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The Prodigals’ return 

Gregory Grene is bushed, but he can’t wait to arrive in Savannah for our fabled St. Patrick’s Day festivities.

As the principal songwriter, vocalist and accordion player for The Prodigals, Grene has been to Savannah many times, and has played his fair share of gigs here – but oddly enough for a group of their persuasion, The Prodigals have never been part of our St. Pat’s party.

Considering the band’s hard-won reputation as the premiere traditional Irish rock band in the U.S. and our city’s notoriety for holding one of the largest public celebrations of this most Celtic of holidays, Grene himself finds this anomaly a little hard to fathom.

“I’ve heard that what you guys do there for the holiday is really amazing,” he relates. “Like Mardi Gras. I really can’t wait. I really, really can’t wait!”

In fact, in what amounts to one of the stranger itineraries in recent memory, The Prodigals will headline our St. Pat’s celebration at 1noon on Saturday, and then do the same at 9 p.m. that same evening in Underground Atlanta.

Grene says it’s not uncommon during this season for The Prodigals to do more playing than sleeping (in the early days of the group they once famously appeared in Chicago, Cleveland and Las Vegas all within a whirlwind 24-hours), but this schedule was dictated solely by their desire to take part in our celebration.

“Routing us through Savannah is – in a way– craziness. But then again, we’re not really doing it because it’s logical, or for the money. We’re doing it because... Well, hell! I’ve always wanted to play Savannah on Patty’s Day! (laughs) That’s the truth. It’s been a fantasy of ours,” he says.

Grene says their ability to maintain their high performance standards are a testament to the sympathetic way in which the current (and relatively new) lineup of the group is gelling onstage.

“That’s part of why I’m so worn out today,’ he explains by phone from Florida.

“I had all the good intentions of going to bed early, but we were just smokin’ on stage last night. We were all high on a certain type of amazing energy! It’s hard to explain, but if you come down to the show you’ll see what I mean. We’ve had many lineups over the years, but I really feel now like this is the band, with a capital ‘T.’ You know what I mean?”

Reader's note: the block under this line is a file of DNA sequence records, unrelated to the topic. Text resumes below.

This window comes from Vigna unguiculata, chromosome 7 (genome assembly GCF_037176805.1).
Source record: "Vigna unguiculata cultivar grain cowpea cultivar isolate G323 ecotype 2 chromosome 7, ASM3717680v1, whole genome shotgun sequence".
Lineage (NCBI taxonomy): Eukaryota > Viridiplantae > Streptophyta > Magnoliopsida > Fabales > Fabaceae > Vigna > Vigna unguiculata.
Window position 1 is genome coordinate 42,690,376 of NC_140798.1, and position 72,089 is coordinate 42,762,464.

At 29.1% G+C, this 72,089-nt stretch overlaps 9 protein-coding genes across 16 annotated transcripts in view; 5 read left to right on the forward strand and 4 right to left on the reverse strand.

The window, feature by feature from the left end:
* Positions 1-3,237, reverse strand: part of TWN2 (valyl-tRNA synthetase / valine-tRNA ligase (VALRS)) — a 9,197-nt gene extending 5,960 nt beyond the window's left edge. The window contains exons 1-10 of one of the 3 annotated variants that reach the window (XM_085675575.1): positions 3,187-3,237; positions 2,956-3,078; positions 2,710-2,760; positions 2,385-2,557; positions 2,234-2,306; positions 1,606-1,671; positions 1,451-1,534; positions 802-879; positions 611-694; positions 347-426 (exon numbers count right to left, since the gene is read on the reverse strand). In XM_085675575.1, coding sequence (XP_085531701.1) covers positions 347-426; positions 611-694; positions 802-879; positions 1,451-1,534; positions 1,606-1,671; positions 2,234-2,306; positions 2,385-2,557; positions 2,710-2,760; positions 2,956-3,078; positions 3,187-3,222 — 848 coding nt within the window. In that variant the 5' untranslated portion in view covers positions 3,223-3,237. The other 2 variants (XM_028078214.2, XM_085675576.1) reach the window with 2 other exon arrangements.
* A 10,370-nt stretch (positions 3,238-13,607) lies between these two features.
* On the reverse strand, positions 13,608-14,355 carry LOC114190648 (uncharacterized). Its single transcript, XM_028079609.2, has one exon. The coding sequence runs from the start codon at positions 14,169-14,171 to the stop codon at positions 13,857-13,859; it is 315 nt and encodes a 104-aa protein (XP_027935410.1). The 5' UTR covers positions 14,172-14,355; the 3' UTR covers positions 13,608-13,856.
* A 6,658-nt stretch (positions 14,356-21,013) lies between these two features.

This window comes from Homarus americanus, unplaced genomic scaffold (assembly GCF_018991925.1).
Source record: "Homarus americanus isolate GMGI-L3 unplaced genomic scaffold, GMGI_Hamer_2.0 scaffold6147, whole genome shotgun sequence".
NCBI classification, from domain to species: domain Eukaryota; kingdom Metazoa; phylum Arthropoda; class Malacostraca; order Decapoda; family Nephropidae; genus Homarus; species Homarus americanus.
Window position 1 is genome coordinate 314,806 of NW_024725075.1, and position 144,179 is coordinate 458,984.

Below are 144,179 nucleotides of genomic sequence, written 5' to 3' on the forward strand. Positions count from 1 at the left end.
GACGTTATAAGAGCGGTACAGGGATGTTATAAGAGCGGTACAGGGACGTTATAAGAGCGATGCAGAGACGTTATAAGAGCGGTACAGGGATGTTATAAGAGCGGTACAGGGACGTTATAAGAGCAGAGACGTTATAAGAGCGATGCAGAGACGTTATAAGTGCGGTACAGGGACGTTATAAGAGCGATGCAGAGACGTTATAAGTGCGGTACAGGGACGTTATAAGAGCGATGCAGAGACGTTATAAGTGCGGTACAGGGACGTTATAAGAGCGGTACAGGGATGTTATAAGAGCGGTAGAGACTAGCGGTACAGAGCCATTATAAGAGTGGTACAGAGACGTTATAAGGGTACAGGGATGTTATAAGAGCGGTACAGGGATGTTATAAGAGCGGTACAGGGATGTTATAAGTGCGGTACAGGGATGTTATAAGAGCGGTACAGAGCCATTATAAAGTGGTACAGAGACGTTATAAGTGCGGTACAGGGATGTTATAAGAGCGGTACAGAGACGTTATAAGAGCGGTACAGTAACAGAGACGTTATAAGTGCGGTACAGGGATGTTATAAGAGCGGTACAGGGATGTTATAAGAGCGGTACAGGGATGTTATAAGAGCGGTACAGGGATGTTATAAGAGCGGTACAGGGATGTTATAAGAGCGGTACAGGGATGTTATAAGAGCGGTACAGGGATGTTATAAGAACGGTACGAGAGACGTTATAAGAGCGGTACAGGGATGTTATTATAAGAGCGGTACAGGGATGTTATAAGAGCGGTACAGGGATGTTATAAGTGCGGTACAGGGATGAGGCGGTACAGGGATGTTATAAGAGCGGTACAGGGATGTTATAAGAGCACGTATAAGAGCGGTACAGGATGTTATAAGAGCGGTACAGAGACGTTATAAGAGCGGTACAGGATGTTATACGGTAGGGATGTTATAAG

“We simply couldn’t do two gigs on the same day in different cities like that unless we were in the middle of this wild experience. Being in the band now is just so intense. It’s euphoric,” he exclaims.

“Lately, the shows have been the kind of experiences most people get maybe twice in their life – like on their wedding day and at their own funeral. This band, though, is getting them on a regular basis.”

Ironically, the group, which is regularly cited as one of the most innovative bands in their field, has just released a new album titled Momentum, which many critics are calling the best of The Prodigals’ career.

It’s been said that while most of the group grew up in Ireland, their music is based around a pulse and energy that is “pure New York.” Grene says that might mean different things to different people, but he’s sure of what it means to him.

“It’s something of an Irish melodic backbone with an anarchic spirit. We feel freedom to experiment with our music, and that’s pure New York. The city is an odd melting pot. You’ve got Little Italy, Little Poland, all these vibrant ethnic communities teetering on top of each other, but coexisting. Not losing their essence.

“In our band, there are no rules. If the drummer hears a Samba rhythm or a jazz beat that he thinks would work for the song, he plays it. That might offend some purists, but there are no purists in this band. We’re not about gimmicks, but we do try to explore things through music without worrying if anyone will think it’s proper or not. A little pushing of the envelope is OK. I’d rather have the crowd jump a bit than fall asleep! (laughs)”

So if that’s the spirit of New York, what’s his take on the spirit of Savannah?

“An intense, amazing city that feels almost like Venice. One of those places that’s become a kind of emblem,” he says.

“Geographically it’s quite small, but the range of people who come from around the world to imbibe ‘Savannah-ness’ is quite huge.”

The Prodigals play River Street’s Arbor Stage noon Saturday.
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Jim Reed

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